My class opened Monday morning with my professor addressing the class as always. This time, though, it went a little differently as she told us she was always there if we needed anyone to talk to, whether it was this semester or next, and that she had placed links to counselors on Carmen if we needed them.
Ohio State students and faculty are mourning the loss of beloved football player and friend Kosta Karageorge after Sunday, when his body was found. After the news, friends and students gathered to remember Karageorge and tell stories about him.
Through every tragedy, one thing becomes amazingly clear: the family we have here at OSU and in our community is a beautiful and rare bond. Crowds of people gathered to search for Karageorge when he was reported missing Nov. 26. His name and photo were placed everywhere around campus, shown repeatedly on the news by our local networks, and shown on the scoreboard during the OSU game against Michigan on Saturday. This was and is the time, more than ever, to lean on your fellow Buckeyes for love and support, and to be there for them as well. “How firm thy friendship.”
My father, an OSU alumnus, died two days before my second year of college began. I was devastated, slid into depression, dropped every class I could without telling my mom, and then barely even attended the one I stayed in. Instead of just assuming I was skipping and not worrying about my attendance, a counselor from OSU contacted me to come in and talk to her when my professor noted all of my absences.
She talked me through his death and suggested I make friends in class. I attended class that day for the first time in two weeks and began talking to the girl next to me. I told her what had been going on and she gave me her number immediately and told me to contact her if I need anything. She gave me reasons to come to class, whether it was hearing the latest gossip she had to tell me or grabbing lunch after class, and saved me from dropping out of school. She became a close friend during that quarter — yes, we were still on quarters — and we still talk to this day.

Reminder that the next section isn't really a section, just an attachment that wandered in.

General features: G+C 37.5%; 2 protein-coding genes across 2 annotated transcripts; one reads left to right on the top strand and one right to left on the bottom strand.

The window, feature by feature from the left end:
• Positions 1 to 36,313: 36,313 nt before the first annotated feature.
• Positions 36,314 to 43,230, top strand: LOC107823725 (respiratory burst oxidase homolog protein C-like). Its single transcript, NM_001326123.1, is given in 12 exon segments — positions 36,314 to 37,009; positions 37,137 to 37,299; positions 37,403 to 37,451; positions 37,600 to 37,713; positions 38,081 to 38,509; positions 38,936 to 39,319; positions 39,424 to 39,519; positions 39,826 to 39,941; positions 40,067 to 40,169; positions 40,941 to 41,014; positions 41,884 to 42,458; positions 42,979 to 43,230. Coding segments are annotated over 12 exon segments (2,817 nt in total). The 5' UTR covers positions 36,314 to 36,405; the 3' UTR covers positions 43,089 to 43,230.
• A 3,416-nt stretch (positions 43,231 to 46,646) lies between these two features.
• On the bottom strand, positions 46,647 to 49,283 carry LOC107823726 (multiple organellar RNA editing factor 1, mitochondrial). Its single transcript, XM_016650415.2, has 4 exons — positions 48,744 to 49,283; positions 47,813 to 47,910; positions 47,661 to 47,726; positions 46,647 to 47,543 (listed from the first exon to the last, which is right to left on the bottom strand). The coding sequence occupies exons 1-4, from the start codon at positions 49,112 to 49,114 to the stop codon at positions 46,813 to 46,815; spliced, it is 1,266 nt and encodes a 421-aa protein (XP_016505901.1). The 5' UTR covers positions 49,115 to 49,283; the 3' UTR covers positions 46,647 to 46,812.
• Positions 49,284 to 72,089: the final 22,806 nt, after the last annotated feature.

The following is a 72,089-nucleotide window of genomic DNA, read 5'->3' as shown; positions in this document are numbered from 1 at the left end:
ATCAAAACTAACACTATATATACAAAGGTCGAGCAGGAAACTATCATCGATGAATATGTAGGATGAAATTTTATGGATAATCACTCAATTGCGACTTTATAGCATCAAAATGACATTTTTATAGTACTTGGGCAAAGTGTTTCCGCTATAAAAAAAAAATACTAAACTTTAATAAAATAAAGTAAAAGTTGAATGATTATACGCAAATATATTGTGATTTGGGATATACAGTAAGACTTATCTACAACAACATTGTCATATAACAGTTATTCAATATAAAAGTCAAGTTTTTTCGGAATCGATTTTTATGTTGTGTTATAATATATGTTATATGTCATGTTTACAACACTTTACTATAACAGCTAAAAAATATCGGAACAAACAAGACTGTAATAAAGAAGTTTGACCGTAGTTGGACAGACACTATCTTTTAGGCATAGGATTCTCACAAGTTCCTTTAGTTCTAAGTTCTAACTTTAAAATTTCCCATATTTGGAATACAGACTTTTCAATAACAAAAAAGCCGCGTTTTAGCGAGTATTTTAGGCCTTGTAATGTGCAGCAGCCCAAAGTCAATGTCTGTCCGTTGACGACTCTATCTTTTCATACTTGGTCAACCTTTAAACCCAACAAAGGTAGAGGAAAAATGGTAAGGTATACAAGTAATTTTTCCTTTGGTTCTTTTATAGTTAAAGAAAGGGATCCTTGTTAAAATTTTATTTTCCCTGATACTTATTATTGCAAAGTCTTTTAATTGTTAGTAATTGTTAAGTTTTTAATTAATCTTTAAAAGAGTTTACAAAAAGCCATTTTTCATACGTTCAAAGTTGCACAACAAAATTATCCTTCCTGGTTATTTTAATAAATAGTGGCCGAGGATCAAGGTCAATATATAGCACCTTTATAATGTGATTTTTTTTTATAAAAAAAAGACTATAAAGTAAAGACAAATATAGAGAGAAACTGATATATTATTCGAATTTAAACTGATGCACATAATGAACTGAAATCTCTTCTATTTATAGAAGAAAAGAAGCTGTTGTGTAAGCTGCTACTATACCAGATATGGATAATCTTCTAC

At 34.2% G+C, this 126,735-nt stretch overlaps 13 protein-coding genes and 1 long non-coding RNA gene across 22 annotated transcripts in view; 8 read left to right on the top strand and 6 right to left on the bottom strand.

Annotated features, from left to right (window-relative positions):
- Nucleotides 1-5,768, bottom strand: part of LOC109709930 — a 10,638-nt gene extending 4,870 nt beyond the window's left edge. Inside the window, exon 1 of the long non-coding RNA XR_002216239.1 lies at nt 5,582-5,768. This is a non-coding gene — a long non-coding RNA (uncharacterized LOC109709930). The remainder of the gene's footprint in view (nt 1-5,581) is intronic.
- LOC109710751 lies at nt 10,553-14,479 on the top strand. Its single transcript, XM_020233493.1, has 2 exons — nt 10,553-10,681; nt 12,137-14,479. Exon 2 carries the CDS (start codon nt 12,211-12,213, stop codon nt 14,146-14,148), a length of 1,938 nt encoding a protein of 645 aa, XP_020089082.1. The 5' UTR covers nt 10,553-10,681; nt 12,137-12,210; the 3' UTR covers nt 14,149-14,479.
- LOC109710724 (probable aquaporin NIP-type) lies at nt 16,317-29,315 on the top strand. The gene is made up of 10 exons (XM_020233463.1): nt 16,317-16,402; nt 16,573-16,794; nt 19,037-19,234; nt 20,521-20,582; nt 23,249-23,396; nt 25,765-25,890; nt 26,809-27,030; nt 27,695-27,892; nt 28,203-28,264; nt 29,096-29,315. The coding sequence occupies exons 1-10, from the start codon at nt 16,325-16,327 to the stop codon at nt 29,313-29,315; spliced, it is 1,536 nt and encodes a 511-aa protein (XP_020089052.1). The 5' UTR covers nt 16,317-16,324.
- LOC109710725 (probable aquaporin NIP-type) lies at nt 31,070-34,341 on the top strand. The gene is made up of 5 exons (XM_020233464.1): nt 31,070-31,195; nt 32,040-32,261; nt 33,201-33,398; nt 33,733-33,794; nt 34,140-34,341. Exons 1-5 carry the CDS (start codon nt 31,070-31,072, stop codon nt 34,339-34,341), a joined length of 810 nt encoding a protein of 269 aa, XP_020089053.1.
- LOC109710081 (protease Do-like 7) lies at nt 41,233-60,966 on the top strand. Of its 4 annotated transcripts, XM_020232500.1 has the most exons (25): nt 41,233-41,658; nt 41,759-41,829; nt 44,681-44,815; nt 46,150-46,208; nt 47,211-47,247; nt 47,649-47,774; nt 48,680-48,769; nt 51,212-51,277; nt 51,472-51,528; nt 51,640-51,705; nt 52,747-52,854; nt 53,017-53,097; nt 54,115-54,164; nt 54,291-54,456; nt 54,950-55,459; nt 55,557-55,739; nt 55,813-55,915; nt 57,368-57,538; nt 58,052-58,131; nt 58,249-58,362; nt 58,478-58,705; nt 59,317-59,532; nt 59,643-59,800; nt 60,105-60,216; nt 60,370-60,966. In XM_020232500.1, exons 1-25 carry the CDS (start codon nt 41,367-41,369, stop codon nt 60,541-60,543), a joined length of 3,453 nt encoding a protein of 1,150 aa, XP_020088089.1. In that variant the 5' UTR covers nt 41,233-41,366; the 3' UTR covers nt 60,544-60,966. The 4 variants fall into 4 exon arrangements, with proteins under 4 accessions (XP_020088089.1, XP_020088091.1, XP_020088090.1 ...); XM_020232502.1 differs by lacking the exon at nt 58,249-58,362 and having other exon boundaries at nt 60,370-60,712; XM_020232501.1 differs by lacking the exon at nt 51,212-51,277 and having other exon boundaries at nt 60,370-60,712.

OSU is home to a lot of traditions, some that outsiders do not understand or respect, but one thing stands clear to everyone who has ever met a Buckeye — we love our school and we love our city. That is why now it is important to remember that your fellow Buckeyes are hurting. They are missing a loved one and friend and might need some help, and we can be there to provide it.
For anyone feeling sad, depressed or lonely, please seek help from someone. It does not have to be a counselor or therapist, but if you want to pursue that route, OSU has great people who can help. If you are uncomfortable talking to a counselor, please seek out a friend to talk to — you have 58,321 fellow Buckeyes to choose from, according to the 2014 enrollment data, and that is not even including faculty and alumni. “True to friend and frank to foe as sturdy sons of Ohio.”
Just remember, even if you ever feel alone in this world, you have an entire Buckeye nation behind you to love and help.
“If on seas of care we roll, ‘neath blackened sky or barren shoal, thoughts of thee bid darkness go, Dear Alma Mater…O..HI..O!”